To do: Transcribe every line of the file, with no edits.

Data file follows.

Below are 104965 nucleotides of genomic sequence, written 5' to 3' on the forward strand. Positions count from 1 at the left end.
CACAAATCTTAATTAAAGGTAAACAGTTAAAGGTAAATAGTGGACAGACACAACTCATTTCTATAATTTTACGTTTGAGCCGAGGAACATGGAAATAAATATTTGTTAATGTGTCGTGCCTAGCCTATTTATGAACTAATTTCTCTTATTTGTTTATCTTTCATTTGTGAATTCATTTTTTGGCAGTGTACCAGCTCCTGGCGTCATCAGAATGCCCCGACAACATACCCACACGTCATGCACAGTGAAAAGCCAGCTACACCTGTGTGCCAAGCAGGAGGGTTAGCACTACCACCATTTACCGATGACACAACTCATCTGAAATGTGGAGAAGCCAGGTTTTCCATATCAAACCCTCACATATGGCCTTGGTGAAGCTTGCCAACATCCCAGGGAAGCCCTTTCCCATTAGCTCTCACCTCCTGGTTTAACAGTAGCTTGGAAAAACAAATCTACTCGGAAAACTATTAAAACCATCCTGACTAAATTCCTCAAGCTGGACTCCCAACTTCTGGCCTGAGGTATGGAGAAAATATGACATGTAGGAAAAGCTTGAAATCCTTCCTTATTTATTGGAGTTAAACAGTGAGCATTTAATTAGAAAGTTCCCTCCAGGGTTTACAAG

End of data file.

Below are 104965 nucleotides of genomic sequence, written 5' to 3' on the forward strand. Positions count from 1 at the left end.
CACAAATCTTAATTAAAGGTAAACAGTTAAAGGTAAATAGTGGACAGACACAACTCATTTCTATAATTTTACGTTTGAGCCGAGGAACATGGAAATAAATATTTGTTAATGTGTCGTGCCTAGCCTATTTATGAACTAATTTCTCTTATTTGTTTATCTTTCATTTGTGAATTCATTTTTTGGCAGTGTACCAGCTCCTGGCGTCATCAGAATGCCCCGACAACATACCCACACGTCATGCACAGTGAAAAGCCAGCTACACCTGTGTGCCAAGCAGGAGGGTTAGCACTACCACCATTTACCGATGACACAACTCATCTGAAATGTGGAGAAGCCAGGTTTTCCATATCAAACCCTCACATATGGCCTTGGTGAAGCTTGCCAACATCCCAGGGAAGCCCTTTCCCATTAGCTCTCACCTCCTGGTTTAACAGTAGCTTGGAAAAACAAATCTACTCGGAAAACTATTAAAACCATCCTGACTAAATTCCTCAAGCTGGACTCCCAACTTCTGGCCTGAGGTATGGAGAAAATATGACATGTAGGAAAAGCTTGAAATCCTTCCTTATTTATTGGAGTTAAACAGTGAGCATTTAATTAGAAAGTTCCCTCCAGGGTTTACAAG